In his 2003 treatise, Creating a New Old House (The Taunton Press, $39.95), Russell Versaci, AIA, taught readers how architects use precedent to design historical homes. His latest effort, Roots of Home: Our Journey to a New Old House (The Taunton Press, $45), traces the origins of those classic American house styles.

Early settlers, Versaci argues, brought with them house styles from countries such as England, France, and Spain. “They tried to create what they knew,” he explains, “but it wasn't always successful because of the different climates. It was a real trial-and-error process.” Over time, however, they adapted their traditional building methods to local conditions and resources—and thus was born regionalism, according to Versaci. He ties classic American house styles, such as the Spanish Colonial of Alta California, to the regions from which they evolved.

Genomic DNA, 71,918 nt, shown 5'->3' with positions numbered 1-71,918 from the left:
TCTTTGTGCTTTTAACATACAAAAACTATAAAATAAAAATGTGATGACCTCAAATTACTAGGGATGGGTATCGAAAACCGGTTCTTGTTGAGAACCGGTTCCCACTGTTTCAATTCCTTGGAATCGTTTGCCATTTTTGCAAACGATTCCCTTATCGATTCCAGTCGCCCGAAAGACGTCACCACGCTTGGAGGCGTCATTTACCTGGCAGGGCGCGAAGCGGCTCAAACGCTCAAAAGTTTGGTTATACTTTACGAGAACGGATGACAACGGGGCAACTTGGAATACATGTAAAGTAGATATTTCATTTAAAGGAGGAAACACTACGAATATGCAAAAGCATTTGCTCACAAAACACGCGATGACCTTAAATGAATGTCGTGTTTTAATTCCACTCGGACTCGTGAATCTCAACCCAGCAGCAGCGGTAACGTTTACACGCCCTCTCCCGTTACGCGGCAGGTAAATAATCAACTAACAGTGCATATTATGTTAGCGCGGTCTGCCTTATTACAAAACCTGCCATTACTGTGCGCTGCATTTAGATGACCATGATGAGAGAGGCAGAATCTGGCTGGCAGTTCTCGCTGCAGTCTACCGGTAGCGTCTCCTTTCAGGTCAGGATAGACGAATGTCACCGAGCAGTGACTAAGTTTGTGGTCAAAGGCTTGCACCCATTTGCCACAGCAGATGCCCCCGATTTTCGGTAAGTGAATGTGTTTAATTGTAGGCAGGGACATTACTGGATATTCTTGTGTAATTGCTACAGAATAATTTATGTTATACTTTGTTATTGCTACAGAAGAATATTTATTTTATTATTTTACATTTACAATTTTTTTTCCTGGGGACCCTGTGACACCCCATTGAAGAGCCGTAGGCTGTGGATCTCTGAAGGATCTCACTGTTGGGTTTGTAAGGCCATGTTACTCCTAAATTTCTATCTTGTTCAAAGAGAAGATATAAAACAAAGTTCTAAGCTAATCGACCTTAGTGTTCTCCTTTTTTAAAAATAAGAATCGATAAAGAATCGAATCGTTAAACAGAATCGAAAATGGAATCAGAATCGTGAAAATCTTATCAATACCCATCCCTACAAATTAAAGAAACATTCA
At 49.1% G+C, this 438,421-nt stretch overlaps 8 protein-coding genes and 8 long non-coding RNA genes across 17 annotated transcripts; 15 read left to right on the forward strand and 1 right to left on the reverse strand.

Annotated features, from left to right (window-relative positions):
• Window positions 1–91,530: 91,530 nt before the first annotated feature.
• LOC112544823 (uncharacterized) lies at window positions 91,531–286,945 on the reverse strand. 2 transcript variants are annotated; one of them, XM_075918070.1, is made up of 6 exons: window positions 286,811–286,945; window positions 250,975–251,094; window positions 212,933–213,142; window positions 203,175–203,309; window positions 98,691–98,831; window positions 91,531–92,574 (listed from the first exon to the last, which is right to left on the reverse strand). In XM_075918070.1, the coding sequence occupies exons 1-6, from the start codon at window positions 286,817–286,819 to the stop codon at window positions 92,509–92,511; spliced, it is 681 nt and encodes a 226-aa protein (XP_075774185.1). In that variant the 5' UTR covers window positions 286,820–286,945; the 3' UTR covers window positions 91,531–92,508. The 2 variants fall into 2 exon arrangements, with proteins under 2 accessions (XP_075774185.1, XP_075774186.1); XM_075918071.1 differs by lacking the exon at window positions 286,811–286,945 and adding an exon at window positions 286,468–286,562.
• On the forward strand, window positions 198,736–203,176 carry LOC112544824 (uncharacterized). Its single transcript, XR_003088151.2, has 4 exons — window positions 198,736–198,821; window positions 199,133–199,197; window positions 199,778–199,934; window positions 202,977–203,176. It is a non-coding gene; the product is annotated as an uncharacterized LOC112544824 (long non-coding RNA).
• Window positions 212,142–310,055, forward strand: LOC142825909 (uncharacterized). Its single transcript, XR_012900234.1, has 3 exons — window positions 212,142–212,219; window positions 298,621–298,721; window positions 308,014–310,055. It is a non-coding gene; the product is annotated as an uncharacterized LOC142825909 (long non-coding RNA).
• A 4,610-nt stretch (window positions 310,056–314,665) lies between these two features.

As principal of Middleburg, Va.-based Russell Versaci Architecture, Versaci specializes in high-end custom homes, but he's also on a quest to make traditional design more affordable. Using the successful Sears Home model, he has formed a partnership with Connor Homes in Middlebury, Vt., to design a line of kit houses. “I'm not sure I will be a highly custom architect much longer,” he says, noting that soon the need may not be there. “I saw prefab as a solution for getting better design into the marketplace, a solution for the cost problem, and a way to diversify my practice.”